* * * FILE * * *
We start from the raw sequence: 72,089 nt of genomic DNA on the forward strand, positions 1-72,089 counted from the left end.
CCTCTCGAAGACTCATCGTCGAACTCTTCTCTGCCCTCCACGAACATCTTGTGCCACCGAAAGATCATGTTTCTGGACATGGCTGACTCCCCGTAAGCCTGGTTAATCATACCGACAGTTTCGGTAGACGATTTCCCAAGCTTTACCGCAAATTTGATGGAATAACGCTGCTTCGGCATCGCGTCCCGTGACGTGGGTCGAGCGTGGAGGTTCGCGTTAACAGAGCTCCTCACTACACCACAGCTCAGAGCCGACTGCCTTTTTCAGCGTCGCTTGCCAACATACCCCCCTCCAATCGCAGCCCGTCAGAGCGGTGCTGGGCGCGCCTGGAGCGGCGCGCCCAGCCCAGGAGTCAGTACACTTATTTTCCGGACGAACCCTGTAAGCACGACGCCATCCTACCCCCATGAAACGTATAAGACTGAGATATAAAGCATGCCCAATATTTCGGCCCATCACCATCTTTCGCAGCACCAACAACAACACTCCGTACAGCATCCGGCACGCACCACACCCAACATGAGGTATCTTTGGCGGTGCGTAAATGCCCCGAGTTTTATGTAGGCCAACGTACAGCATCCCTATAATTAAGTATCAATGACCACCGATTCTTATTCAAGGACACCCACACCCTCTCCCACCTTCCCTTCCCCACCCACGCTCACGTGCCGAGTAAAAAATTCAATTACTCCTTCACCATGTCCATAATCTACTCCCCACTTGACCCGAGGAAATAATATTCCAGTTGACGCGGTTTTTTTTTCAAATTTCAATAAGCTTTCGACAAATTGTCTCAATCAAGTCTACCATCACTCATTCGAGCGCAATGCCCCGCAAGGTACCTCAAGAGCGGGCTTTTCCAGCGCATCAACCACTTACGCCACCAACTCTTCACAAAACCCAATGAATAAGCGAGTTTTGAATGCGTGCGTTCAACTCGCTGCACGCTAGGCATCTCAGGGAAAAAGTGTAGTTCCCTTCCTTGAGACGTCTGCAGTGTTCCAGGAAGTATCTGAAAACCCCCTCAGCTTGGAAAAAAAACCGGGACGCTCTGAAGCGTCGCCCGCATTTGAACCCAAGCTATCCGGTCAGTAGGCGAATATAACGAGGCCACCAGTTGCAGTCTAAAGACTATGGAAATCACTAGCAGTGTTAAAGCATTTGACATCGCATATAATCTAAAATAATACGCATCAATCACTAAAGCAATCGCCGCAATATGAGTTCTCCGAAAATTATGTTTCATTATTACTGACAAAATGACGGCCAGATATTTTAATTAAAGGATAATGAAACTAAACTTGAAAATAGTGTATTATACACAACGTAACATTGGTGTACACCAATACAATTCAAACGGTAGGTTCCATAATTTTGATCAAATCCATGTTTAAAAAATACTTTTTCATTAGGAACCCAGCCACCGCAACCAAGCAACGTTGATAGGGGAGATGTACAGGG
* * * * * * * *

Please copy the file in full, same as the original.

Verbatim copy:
We start from the raw sequence: 72,089 nt of genomic DNA on the forward strand, positions 1-72,089 counted from the left end.
CCTCTCGAAGACTCATCGTCGAACTCTTCTCTGCCCTCCACGAACATCTTGTGCCACCGAAAGATCATGTTTCTGGACATGGCTGACTCCCCGTAAGCCTGGTTAATCATACCGACAGTTTCGGTAGACGATTTCCCAAGCTTTACCGCAAATTTGATGGAATAACGCTGCTTCGGCATCGCGTCCCGTGACGTGGGTCGAGCGTGGAGGTTCGCGTTAACAGAGCTCCTCACTACACCACAGCTCAGAGCCGACTGCCTTTTTCAGCGTCGCTTGCCAACATACCCCCCTCCAATCGCAGCCCGTCAGAGCGGTGCTGGGCGCGCCTGGAGCGGCGCGCCCAGCCCAGGAGTCAGTACACTTATTTTCCGGACGAACCCTGTAAGCACGACGCCATCCTACCCCCATGAAACGTATAAGACTGAGATATAAAGCATGCCCAATATTTCGGCCCATCACCATCTTTCGCAGCACCAACAACAACACTCCGTACAGCATCCGGCACGCACCACACCCAACATGAGGTATCTTTGGCGGTGCGTAAATGCCCCGAGTTTTATGTAGGCCAACGTACAGCATCCCTATAATTAAGTATCAATGACCACCGATTCTTATTCAAGGACACCCACACCCTCTCCCACCTTCCCTTCCCCACCCACGCTCACGTGCCGAGTAAAAAATTCAATTACTCCTTCACCATGTCCATAATCTACTCCCCACTTGACCCGAGGAAATAATATTCCAGTTGACGCGGTTTTTTTTTCAAATTTCAATAAGCTTTCGACAAATTGTCTCAATCAAGTCTACCATCACTCATTCGAGCGCAATGCCCCGCAAGGTACCTCAAGAGCGGGCTTTTCCAGCGCATCAACCACTTACGCCACCAACTCTTCACAAAACCCAATGAATAAGCGAGTTTTGAATGCGTGCGTTCAACTCGCTGCACGCTAGGCATCTCAGGGAAAAAGTGTAGTTCCCTTCCTTGAGACGTCTGCAGTGTTCCAGGAAGTATCTGAAAACCCCCTCAGCTTGGAAAAAAAACCGGGACGCTCTGAAGCGTCGCCCGCATTTGAACCCAAGCTATCCGGTCAGTAGGCGAATATAACGAGGCCACCAGTTGCAGTCTAAAGACTATGGAAATCACTAGCAGTGTTAAAGCATTTGACATCGCATATAATCTAAAATAATACGCATCAATCACTAAAGCAATCGCCGCAATATGAGTTCTCCGAAAATTATGTTTCATTATTACTGACAAAATGACGGCCAGATATTTTAATTAAAGGATAATGAAACTAAACTTGAAAATAGTGTATTATACACAACGTAACATTGGTGTACACCAATACAATTCAAACGGTAGGTTCCATAATTTTGATCAAATCCATGTTTAAAAAATACTTTTTCATTAGGAACCCAGCCACCGCAACCAAGCAACGTTGATAGGGGAGATGTACAGGG